The General Directorate of Legal Affairs (DGSJyFP) has confirmed that corporate boards of directors have autonomy in the matter of remunerating executive directors of unlisted companies. In its decision, the DGSJyFP concluded that the bylaws are permitted to refer to an existing contract between the company and the executive director that states whether they will be paid for all or some of the remuneration items included in the bylaws.
The DGSJyFP allowed an appeal lodged by a notary who had authorised a deed amending articles of association, including a paragraph that was subsequently rejected by a registrar at the Mercantile Registry of Madrid. The wording of the rejected paragraph related to remuneration of executive directors in an unlisted company:
(…) when one of the members of the Board of Directors is granted executive duties (...), a contract must exist between the director and the Company (...). The contract (...) should outline all remunerative items paid to the director in relation to the carrying out of executive duties. Where applicable, this may include possible compensation for the early termination of said duties and any amounts to be paid by the Company as insurance premiums or contributions to savings schemes.
The registrar argued that the general shareholders' meeting should approve the remuneration of executive directors mentioned in the paragraph above in accordance with articles 217 and 249 of the Spanish Capital Companies Act and a Supreme Court judgment dated 26 February 2018.
The appellant, however, argued that the proposed wording is legally correct and adheres to the interpretation provided by the Supreme Court and the DGSJyFP after the Spanish Capital Companies Act was amended by Law 31/2014(1) in order to improve corporate governance.
The key issue is whether the proposed executive director remuneration was subject to approval by the general shareholders' meeting or, conversely, whether it fell within the responsibilities of the board of directors.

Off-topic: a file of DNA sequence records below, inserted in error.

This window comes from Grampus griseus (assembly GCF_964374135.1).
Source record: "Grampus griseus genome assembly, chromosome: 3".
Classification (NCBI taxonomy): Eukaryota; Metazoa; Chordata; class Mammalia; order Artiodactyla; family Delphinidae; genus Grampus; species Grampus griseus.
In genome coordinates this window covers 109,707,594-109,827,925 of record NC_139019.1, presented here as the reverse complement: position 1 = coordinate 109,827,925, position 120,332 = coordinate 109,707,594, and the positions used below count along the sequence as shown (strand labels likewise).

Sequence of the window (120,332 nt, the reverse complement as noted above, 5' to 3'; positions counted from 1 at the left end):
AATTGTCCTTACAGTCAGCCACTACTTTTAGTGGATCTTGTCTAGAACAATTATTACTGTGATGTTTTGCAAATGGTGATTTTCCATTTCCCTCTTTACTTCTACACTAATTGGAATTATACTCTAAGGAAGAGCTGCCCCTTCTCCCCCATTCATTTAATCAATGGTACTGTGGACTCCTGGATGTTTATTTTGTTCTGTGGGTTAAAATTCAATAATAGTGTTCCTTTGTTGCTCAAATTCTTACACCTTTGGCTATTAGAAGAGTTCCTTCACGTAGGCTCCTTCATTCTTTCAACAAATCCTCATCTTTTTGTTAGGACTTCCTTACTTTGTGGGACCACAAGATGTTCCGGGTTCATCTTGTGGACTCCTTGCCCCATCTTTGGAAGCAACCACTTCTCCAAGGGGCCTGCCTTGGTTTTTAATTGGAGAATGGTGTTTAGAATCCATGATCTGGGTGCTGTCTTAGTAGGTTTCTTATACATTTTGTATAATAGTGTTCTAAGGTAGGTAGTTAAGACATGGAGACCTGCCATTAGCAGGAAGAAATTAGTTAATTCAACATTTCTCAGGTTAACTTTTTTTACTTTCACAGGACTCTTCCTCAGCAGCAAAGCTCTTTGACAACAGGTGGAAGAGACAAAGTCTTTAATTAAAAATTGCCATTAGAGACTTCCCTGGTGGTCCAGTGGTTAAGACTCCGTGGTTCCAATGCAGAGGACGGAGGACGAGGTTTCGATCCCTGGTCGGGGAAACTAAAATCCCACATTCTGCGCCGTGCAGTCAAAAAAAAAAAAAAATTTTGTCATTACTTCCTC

The appellant disagreed with the Supreme Court's most recent interpretation of the legal regulations concerning the remuneration of directors (in the aforementioned judgment of 26 February 2018) and three DGSJyFP subsequent judgments of the DGSJyFP.(2)
According to the Supreme Court's explanation of its decisions on these cases, articles 217 to 219 and article 249 of the Capital Companies Act are not alternatives to each other (as has been interpreted so far) and are to be read cumulatively.
Articles 217 to 219 cover general governance (applicable to all directors) and article 249 covers particular aspects of governance that are applicable to executive directors, such as granting a contract with the company where the contract's contents are limited by the bylaws and to a maximum annual amount approved by the general shareholders' meeting.
Therefore, as the scope of the board of directors' decision-making powers concerning remuneration of directors and the contract between the executive director and the company are limited by the bylaws and the maximum annual amount set by the general shareholders' meeting, the bylaw provision should, consequently, be understood in more flexible terms.
The appellant concluded that the outlined bylaw clause complied with the above principles. Firstly, it established:
- the nature of the remuneration for the executive director;
- the way the remuneration was to be paid; and
- the maximum annual amount approved by the general shareholders' meeting.
On the other hand, the outlined bylaw clause contained the powers to distribute remuneration between directors and determined the executive director's remuneration in their contract with the company, which was in line with the flexibility of the bylaw provision and with the autonomy of the board of directors in this matter.
In light of the above arguments, the DGSJyFP reviewed the interpretation of the remuneration regime for directors and focused on sections 3 and 4 of article 249 of the Capital Companies Act, which state that such a contract between a company and an executive director should "be in line with the remuneration policy approved by the general shareholders' meeting" and further specifies "all the items which can receive remuneration for carrying out executive functions".
Therefore, the DGSJyFP allowed the appeal, concluding that, even though the bylaws should establish remuneration items for all the executive directors, such bylaws can refer to a contract between the director and the company that will determine whether remuneration is for all or some of the remunerable items covered in the bylaws.
This allows for shareholders to be protected (via the bylaw provision and the annual maximum amount) while creating flexibility required by the economy, by enabling a board of directors to decide the specific remunerable items of each director without requiring statutory amendments.
For further information on this topic please contact Victoria Vilar at CMS Albiñana & Suarez de Lezo by telephone (+34 93 494 10 22) or email ([email protected]). The CMS Albiñana & Suarez de Lezo website can be accessed at www.cms.law.
(2) Dated 8 November 2018, 31 October 2018 and 12 December 2018.